Constance said...

I knew I could count on you to fill the gaps in my operatic knowledge. *g* Actually finding any copies of operas to listen to is a bit of a problem here. No one even to hum it for me... Can you post some day a beginner's guide? Operas to start with for the culturally impaired?

I've written a 23 page epic poem. It took me over a year. I can't imagine doing that for a living. Not much motivation to write epics since the Poetry Enforcers frown on anything over 40 lines. Maybe I should turn it into an opera! Everthing sounds better sung in Italian. :)

Gabriele C. said...

Lol, it surely does.

The problem with an opera guide for beginners is that even within opera tastes vary a lot. I got one fellow student started on it by Wagner's Ring which usually counts as delicacy for specialists. :) Then there are those who look down at Italian belcanto as inferior, those who think the only composer worth their admiration is Mozart and maybe Gluck being an acceptable second. Personally, I don't like Puccini (except for some arias) but I know some who prefer him to all other Italian composers.

An often recommended starter is Bizet's Carmen. Verdi's La Traviata might work as well. In case you want to try Wagner, get Tannhäuser or the Flying Dutchman. Mozart - well, Don Giovanni is his best opera, imho, but Figaro's Wedding (La nozee di Figaro) may be a better starter. And since I don't want to talk you out of Puccini, I'd suggest La Boheme.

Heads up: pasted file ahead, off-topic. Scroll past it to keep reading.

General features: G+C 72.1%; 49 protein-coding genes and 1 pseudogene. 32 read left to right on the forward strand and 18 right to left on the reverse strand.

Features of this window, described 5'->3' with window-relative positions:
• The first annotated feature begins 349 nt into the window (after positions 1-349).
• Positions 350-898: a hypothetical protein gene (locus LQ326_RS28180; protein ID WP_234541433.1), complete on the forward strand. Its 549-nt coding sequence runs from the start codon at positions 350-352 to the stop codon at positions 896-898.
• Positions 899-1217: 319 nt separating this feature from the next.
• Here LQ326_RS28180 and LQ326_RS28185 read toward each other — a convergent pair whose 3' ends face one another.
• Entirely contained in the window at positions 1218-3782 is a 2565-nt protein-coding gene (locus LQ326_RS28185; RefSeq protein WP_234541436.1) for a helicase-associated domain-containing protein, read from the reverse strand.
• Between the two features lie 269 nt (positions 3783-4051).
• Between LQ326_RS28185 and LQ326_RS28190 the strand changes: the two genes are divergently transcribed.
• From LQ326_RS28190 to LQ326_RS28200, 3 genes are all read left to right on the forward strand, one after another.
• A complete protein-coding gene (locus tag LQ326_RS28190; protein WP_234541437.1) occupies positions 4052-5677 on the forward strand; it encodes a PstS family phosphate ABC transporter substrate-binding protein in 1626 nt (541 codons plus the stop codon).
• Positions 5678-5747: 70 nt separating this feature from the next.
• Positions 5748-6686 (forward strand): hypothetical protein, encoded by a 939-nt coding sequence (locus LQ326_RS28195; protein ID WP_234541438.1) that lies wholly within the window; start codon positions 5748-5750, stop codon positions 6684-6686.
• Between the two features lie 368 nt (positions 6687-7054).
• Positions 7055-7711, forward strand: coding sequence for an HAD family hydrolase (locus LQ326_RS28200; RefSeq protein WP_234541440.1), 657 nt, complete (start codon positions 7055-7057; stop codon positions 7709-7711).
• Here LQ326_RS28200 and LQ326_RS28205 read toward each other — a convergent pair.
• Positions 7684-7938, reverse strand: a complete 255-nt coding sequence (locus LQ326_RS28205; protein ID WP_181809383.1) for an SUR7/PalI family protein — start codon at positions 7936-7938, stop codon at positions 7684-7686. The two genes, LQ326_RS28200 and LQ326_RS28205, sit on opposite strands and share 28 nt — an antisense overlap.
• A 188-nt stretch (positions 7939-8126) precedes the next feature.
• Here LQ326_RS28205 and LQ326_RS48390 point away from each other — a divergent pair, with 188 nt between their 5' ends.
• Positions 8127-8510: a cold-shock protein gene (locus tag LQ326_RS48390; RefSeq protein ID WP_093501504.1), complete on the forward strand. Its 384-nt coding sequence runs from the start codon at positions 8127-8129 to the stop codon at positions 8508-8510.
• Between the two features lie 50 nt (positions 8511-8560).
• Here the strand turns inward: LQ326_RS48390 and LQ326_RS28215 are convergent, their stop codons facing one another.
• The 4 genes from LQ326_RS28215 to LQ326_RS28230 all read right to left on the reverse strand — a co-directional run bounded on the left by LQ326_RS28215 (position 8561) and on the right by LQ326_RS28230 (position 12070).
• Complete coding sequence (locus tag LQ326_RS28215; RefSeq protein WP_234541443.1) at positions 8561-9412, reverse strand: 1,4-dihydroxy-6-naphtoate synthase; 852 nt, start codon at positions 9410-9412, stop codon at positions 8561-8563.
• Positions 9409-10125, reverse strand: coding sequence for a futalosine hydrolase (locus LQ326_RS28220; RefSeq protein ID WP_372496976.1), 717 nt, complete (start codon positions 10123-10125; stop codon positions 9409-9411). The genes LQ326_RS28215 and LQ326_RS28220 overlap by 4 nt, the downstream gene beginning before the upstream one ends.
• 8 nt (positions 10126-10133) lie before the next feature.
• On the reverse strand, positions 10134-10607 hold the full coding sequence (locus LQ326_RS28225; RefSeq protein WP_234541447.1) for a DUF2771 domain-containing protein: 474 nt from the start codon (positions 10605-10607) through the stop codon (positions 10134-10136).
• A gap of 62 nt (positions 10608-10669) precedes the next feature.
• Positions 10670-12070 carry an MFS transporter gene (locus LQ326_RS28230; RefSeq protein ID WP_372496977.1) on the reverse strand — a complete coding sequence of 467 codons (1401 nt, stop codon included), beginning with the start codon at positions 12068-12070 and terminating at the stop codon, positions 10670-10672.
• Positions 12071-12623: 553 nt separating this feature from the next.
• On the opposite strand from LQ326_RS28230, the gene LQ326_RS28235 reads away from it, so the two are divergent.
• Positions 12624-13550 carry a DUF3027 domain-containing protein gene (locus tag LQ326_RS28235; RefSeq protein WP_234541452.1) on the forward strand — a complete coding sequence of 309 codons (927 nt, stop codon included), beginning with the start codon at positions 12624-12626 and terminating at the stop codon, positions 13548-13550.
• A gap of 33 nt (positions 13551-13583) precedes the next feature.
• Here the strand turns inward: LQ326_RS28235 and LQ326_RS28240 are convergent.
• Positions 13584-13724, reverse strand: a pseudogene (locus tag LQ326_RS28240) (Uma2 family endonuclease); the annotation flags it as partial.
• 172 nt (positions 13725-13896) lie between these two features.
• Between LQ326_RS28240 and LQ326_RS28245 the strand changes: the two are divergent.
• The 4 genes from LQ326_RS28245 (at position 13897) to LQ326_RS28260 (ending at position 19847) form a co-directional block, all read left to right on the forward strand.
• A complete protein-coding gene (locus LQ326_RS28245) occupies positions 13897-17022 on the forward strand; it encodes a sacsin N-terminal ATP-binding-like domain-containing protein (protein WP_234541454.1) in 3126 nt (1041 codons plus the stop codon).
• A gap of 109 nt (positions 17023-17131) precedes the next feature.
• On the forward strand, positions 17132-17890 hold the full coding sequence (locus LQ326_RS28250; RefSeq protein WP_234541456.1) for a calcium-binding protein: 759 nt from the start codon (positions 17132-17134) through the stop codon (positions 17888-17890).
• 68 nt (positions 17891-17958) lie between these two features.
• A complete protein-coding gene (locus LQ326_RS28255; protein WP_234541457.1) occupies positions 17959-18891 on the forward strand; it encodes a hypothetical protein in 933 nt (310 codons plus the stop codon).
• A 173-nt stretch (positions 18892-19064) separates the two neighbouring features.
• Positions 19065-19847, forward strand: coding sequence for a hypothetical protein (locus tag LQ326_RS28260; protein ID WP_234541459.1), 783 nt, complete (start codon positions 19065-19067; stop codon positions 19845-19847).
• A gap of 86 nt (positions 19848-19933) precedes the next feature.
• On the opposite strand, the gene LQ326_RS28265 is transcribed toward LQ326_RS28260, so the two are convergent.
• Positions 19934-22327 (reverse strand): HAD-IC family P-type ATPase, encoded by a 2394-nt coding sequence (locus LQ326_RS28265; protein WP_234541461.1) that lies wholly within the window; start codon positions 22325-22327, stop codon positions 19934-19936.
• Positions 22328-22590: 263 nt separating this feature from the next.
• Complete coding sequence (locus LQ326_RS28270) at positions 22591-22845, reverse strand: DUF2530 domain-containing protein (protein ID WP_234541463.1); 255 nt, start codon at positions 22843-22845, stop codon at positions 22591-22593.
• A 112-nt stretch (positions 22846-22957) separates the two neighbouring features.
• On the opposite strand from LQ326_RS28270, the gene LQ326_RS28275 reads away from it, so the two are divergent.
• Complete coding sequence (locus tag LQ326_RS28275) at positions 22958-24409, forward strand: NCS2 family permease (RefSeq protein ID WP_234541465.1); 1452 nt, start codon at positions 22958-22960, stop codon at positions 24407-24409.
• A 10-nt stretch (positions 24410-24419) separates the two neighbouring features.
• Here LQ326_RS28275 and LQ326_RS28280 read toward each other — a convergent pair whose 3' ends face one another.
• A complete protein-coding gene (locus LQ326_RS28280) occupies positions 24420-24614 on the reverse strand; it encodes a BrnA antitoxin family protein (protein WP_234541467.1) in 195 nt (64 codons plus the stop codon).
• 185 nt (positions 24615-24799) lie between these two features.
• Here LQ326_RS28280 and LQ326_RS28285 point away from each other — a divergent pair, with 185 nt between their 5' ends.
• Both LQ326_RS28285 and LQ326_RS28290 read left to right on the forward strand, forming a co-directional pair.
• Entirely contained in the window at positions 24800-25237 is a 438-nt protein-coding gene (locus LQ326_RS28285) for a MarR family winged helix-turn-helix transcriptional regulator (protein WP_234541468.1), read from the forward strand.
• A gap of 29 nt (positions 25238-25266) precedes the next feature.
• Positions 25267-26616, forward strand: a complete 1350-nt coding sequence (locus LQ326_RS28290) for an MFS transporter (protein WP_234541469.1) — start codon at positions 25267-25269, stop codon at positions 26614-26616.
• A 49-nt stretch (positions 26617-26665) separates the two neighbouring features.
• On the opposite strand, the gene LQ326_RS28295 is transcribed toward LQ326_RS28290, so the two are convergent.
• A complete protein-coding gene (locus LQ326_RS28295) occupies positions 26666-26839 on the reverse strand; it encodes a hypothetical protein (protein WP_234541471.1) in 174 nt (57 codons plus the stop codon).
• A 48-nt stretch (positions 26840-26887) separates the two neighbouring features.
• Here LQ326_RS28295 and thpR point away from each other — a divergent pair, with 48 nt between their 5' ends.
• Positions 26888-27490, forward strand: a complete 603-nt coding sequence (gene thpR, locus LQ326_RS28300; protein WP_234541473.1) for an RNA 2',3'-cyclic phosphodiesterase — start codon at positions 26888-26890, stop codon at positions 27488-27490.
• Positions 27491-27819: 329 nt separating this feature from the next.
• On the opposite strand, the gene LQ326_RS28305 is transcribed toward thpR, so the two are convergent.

Constance said...

Then the question becomes, which version of the opera? There's like 12 versions of La Boheme, the Marriage of Figaro versions go on for pages.

On the other hand, I'll settle for seeing what my local library has on CD. At $20-60 dollars an opera, I'd have to really like it to buy it. I have a cheap version of Wagner's The Flying Dutchman, and believe me, you get what you pay for. Parts are missing...

I wonder if I can listen to the The Barber of Seville without picturing classic Bugs Bunny? :)

Carla said...

Opera is out of my league, but I do like that Walter Scott poem. Epic poetry seems to have gone the way of the dodo, doesn't it?

Constance said...

Trust me, no one wants poems over 40 lines. My 23 page epic? I keep it around for my own amusement. Just to prove I could write on that scale. If I wanted to. And had sufficient caffeine.